1. Fuzzy recurrence.  I’ve talked about that here: basically the ability to specify things like “every 2-3 day” or “at least 6 times a week”.
  2. Accountability.  I want some mechanism in the app that makes me feel good when I do the habit and makes me feel bad when I leave the habit out.

These things wouldn’t be terrible in a to-do app, but they’re not as important.  With a habits app, you’re interested in showing up, in Jerry Seinfeld’s unbroken chain.

Habitica gets a C- for fuzzy recurrence.  There are “dailies”, which are things that have to be done every day and if you miss you get dinged.  And there are habits, where you get + or – (depending on the habit) if you engage in the habit, whenever.  There’s some ability to pick which days of the week the habits apply, but it’s far from a rich set of fuzzy recurrence operations.

But the daily-ness of the app (and maybe its very clunkiness) helps me with the accountability.  I have a drive to check off those daily things, because I know the system has no flexibility, and I know I’ll be punished if I don’t.

Punished how?  The gamification elements in the app help me with staying accountable.   I lose Strength and Health if I don’t do my good dailies or if I do do my bad dailies.  Ditto with the habits, although it’s less hortatory with the habits (maybe because they don’t need to be done every day).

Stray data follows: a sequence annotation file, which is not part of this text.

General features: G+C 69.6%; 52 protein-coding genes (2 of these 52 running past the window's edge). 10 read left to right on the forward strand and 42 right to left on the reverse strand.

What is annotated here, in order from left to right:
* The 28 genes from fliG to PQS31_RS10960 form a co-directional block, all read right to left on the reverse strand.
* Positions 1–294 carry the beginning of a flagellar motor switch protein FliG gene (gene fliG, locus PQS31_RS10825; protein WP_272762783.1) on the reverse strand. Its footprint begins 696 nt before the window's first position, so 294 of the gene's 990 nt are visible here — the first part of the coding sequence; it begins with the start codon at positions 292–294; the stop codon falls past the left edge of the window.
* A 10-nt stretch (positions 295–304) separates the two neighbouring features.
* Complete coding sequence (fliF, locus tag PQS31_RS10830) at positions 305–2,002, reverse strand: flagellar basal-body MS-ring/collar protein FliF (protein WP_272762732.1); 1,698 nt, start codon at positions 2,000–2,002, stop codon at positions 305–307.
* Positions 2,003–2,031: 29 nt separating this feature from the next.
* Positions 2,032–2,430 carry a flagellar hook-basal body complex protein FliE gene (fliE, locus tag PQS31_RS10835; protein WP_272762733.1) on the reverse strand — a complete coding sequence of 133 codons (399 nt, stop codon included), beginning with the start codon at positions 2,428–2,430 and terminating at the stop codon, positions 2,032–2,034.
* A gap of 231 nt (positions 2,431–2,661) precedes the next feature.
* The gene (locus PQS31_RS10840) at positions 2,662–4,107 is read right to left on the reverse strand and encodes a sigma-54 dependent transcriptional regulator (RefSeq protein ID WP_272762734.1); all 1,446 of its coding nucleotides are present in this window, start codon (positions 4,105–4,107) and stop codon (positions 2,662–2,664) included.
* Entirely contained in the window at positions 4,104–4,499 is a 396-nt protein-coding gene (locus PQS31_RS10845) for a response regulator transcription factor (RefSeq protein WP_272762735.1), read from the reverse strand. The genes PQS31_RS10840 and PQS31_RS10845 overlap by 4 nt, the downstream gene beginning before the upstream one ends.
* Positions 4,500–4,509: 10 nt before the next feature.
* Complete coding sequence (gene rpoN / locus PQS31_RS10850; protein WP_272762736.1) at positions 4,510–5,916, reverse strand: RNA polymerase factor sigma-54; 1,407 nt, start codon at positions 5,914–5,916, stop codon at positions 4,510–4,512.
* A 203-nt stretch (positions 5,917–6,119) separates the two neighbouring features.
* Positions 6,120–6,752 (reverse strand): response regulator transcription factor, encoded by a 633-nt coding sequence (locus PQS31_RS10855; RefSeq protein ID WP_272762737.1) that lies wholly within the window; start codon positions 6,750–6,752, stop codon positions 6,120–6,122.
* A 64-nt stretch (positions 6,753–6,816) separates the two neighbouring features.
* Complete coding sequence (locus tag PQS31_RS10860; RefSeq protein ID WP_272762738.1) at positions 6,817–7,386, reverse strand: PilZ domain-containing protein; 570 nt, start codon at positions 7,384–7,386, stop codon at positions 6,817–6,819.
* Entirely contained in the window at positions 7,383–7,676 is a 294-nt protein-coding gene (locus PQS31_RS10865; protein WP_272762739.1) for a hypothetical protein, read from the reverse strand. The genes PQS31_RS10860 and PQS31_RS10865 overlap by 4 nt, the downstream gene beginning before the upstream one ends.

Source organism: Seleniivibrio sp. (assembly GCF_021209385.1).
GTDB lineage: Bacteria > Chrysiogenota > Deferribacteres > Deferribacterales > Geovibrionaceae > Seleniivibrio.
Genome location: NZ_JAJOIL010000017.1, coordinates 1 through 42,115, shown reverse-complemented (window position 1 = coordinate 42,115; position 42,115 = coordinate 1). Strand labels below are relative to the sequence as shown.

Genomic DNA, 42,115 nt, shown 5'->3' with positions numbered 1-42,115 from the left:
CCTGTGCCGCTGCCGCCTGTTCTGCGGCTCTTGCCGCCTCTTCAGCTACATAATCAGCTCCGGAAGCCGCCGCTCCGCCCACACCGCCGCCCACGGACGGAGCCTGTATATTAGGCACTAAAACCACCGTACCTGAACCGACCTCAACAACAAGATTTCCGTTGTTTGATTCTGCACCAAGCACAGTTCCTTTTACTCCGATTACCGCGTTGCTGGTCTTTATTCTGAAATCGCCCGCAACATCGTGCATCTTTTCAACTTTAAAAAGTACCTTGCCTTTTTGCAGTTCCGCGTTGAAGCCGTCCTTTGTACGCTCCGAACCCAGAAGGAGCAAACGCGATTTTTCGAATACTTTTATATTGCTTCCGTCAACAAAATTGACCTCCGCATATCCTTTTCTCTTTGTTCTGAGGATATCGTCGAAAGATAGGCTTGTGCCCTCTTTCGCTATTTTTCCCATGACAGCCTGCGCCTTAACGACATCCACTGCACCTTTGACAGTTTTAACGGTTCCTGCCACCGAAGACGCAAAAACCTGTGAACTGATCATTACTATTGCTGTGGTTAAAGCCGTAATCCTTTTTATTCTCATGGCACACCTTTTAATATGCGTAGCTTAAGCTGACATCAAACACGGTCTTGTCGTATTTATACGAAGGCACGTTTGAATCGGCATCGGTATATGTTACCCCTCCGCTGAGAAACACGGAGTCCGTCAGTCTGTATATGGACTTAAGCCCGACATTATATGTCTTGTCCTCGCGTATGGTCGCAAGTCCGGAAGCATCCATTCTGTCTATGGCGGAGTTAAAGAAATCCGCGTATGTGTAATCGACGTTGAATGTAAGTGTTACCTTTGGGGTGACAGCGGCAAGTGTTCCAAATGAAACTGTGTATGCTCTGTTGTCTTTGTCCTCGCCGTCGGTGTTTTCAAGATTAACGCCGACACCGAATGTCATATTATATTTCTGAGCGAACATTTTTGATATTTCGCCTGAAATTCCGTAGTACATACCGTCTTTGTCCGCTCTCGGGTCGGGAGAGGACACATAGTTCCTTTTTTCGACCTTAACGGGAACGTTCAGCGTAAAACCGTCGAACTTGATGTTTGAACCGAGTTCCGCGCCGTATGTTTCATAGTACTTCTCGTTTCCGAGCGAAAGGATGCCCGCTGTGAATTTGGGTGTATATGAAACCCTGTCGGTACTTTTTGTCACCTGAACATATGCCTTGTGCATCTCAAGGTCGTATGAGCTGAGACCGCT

My ultimate PIM would combine some of this stuff with the to-do functionality.  Right now I have some things I want to do every day that are in both MLO and Habitica.  And, btw, perhaps the ultimate PIM could link accountability to bank account or reputation or other stuff that some of the “do or die” apps have.

And then having that stuff project to my calendar would be the Holy Grail.

The Magic Invulnerability of blockchain

OK, so last time I gave my impressions of how a coin transaction might be enacted in blockchain.

But now we get to the magic.  How can Bob and Alice be confident that someone won’t abuse their transfer of coin?

Let’s consider the case where Bob himself wants to spend Alice’s bitcoin twice.

He might have a couple of strategies for doing so, but they all involve, in one way or another, fudging the first transaction.  For example: